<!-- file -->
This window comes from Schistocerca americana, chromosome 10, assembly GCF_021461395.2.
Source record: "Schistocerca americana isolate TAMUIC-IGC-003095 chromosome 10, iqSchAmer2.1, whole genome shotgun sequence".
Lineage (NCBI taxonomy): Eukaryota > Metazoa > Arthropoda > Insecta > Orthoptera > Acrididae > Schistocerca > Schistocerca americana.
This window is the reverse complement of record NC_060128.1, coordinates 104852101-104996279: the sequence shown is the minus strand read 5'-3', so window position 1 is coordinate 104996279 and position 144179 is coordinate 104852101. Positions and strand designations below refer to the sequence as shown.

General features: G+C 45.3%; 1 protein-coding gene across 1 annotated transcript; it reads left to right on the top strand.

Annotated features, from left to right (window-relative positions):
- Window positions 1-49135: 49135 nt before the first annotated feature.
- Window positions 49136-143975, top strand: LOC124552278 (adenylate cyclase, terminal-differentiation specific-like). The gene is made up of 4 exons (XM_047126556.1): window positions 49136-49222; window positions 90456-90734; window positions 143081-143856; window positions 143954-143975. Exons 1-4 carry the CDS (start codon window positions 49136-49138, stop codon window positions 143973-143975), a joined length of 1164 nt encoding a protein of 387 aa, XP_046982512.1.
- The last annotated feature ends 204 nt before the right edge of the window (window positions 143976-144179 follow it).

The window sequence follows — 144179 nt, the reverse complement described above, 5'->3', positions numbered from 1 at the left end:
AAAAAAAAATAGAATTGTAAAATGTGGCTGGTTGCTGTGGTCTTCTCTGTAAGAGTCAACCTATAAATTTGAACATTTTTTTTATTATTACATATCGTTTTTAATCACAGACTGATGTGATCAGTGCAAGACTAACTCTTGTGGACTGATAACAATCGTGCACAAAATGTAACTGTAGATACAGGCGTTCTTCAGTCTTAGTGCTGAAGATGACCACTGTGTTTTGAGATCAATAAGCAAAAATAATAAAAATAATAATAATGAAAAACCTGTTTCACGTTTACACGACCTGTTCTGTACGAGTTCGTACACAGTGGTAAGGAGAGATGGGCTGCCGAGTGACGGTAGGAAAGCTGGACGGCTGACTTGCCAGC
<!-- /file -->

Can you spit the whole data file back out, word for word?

This window comes from Schistocerca americana, chromosome 10, assembly GCF_021461395.2.
Source record: "Schistocerca americana isolate TAMUIC-IGC-003095 chromosome 10, iqSchAmer2.1, whole genome shotgun sequence".
Lineage (NCBI taxonomy): Eukaryota > Metazoa > Arthropoda > Insecta > Orthoptera > Acrididae > Schistocerca > Schistocerca americana.
This window is the reverse complement of record NC_060128.1, coordinates 104852101-104996279: the sequence shown is the minus strand read 5'-3', so window position 1 is coordinate 104996279 and position 144179 is coordinate 104852101. Positions and strand designations below refer to the sequence as shown.

General features: G+C 45.3%; 1 protein-coding gene across 1 annotated transcript; it reads left to right on the top strand.

Annotated features, from left to right (window-relative positions):
- Window positions 1-49135: 49135 nt before the first annotated feature.
- Window positions 49136-143975, top strand: LOC124552278 (adenylate cyclase, terminal-differentiation specific-like). The gene is made up of 4 exons (XM_047126556.1): window positions 49136-49222; window positions 90456-90734; window positions 143081-143856; window positions 143954-143975. Exons 1-4 carry the CDS (start codon window positions 49136-49138, stop codon window positions 143973-143975), a joined length of 1164 nt encoding a protein of 387 aa, XP_046982512.1.
- The last annotated feature ends 204 nt before the right edge of the window (window positions 143976-144179 follow it).

The window sequence follows — 144179 nt, the reverse complement described above, 5'->3', positions numbered from 1 at the left end:
AAAAAAAAATAGAATTGTAAAATGTGGCTGGTTGCTGTGGTCTTCTCTGTAAGAGTCAACCTATAAATTTGAACATTTTTTTTATTATTACATATCGTTTTTAATCACAGACTGATGTGATCAGTGCAAGACTAACTCTTGTGGACTGATAACAATCGTGCACAAAATGTAACTGTAGATACAGGCGTTCTTCAGTCTTAGTGCTGAAGATGACCACTGTGTTTTGAGATCAATAAGCAAAAATAATAAAAATAATAATAATGAAAAACCTGTTTCACGTTTACACGACCTGTTCTGTACGAGTTCGTACACAGTGGTAAGGAGAGATGGGCTGCCGAGTGACGGTAGGAAAGCTGGACGGCTGACTTGCCAGC